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The Mother in Law by Sally Hepworth - Review

Sunday, May 23, 2021

Someone I follow on Instagram had read this book recently, and I was quite intrigued by it so I requested it at the library and picked it up. It's a weird book - I read it very quickly and found it compelling, but I can't altogether say I liked it. It's one of those books where nearly everyone is a terrible human and you're not compelled towards sympathy for any of them. I actually quite like that, but somehow it just didn't really work for me here.

Lucy is a stay at home mum living in Melbourne. She has three young kids, Archie, Harriet, and Edie, and she's married to Ollie. At the very beginning of the book, Ollie gets home from work, saying he is unwell, and shortly after police turn up at the door. Ollie's mum, Lucy's mother in law, Diana, is dead. It's an apparent suicide - there is poison next to her body, and a suicide letter found in her office. She had also told the family that she was suffering from breast cancer. 

However, police quickly discover that there was no poison in Diana'a body, and neither was there any cancer. They are treating the death as homicide. It becomes clear that everyone in the family had reason to dislike Diana. Lucy, in particular, has never really got on with her. Parts of the book from her point of view go back in time to show the fractious relationship the two have had ever since Lucy and Ollie got together.

Ollie was brought up by his mother, and his dad, Tom, alongside his sister Antoinette, known as Nettie. Nettie is married to Patrick and is desperate for a child. Tom is a businessman - I can't remember what he does, sorry - and has a lot of money. Lucy discovers this when she first meets Ollie's parents and sees the house, which has an indoor pool for one thing. They have, it's repeated several times throughout the book, 'more money than they could ever spend'.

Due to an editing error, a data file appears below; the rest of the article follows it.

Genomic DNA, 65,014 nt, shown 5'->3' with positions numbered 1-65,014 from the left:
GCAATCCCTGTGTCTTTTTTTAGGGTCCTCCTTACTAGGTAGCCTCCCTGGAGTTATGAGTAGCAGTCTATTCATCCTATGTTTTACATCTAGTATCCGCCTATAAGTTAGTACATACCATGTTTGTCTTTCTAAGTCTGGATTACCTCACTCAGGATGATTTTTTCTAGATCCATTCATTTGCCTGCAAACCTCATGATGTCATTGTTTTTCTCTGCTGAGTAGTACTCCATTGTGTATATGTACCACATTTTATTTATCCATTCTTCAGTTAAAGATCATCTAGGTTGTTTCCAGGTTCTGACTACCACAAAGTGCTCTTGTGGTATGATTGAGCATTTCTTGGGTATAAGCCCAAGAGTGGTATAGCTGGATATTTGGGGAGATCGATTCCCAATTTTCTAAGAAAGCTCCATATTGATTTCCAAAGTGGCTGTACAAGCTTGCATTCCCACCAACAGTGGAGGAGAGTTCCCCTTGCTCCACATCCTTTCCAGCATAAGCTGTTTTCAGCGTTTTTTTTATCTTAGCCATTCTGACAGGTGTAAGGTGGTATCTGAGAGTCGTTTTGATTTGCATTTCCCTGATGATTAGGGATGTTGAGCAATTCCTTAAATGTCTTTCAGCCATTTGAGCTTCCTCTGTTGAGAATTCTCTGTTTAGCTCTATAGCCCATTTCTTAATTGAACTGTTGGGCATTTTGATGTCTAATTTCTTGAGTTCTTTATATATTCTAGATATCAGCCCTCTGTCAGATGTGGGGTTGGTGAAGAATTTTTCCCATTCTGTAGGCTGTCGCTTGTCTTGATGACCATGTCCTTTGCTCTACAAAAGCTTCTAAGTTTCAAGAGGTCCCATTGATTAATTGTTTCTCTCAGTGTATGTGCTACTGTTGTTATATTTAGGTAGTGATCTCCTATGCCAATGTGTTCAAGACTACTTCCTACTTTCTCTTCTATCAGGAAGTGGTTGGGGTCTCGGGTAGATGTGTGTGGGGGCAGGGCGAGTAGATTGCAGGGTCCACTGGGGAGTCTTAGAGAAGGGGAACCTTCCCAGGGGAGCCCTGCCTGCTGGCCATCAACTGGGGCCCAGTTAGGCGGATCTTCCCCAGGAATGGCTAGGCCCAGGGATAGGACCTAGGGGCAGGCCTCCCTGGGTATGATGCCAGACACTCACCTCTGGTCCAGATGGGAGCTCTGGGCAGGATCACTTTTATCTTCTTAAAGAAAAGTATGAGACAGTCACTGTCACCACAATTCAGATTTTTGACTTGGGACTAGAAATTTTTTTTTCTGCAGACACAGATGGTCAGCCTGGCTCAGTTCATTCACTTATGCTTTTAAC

However, and here's the big however, Diana refuses to give any of it to her children. She put them through private school, but since then has mostly left them to make their own way. She reasons this by saying that she didn't get handouts, and neither do the refugees she works with, so why should her children? She refuses to help Nettie out with IVF, and she refuses to help Ollie and Lucy with a down payment for a house.

Now, I do understand her point of view somewhat. I understand trying to teach your kids how to work hard and how to appreciate the value of a dollar. But she just comes across as tight for most of the book. And for no reason, when she has so much money. I didn't like this part of Diana at all.

Half of the chapters are from her point of view, so the reader is told how she is like she is, and why. There are things in her past that happened that explain why she doesn't want to just give her children money (although I still didn't agree with her). There are also a few things that have happened between Diana and Lucy in the time Lucy and Ollie have been married, which, from Lucy's point of view, look needlessly cruel and the actions of a mother in law who doesn't care about her at all. However, when shown from Diana's point of view, there are sometimes mitigating factors. Diana is very cold - towards everyone except Tom - and when she does think something nice, like how Lucy is a good mother, she doesn't say it, when saying it would go so far towards mending fractured relationships. 

I didn't like all the secrets everyone was keeping, which are slowly metered out throughout the book in a way that I found quite frustrating. I won't spoil the ending, but I thought the reason the killer had for killing Diana was a very frustrating one and one which is a bit of a cliche, which I didn't like. 

I also thought that some of the timelines didn't match up. Lucy and Ollie are supposed to have been married for ten years, but had Archie soon after being married, and he is only six. Ollie seems to age funnily throughout, ending up at forty-eight years old - if he and Lucy were the same age, then she was very old to be having three children without difficulty. Lucy at one point orders an Uber and something else which seemed really anachronistic to say it was supposed to be several years earlier than the publication of the book. Then there's two year old Edie, who has a vocabulary far surpassing any two year old I've ever met. Mistakes like this just seemed sloppy and irritating.

I'm giving this three out of five. I enjoyed the read, but the above criticisms overshadowed it somewhat. 

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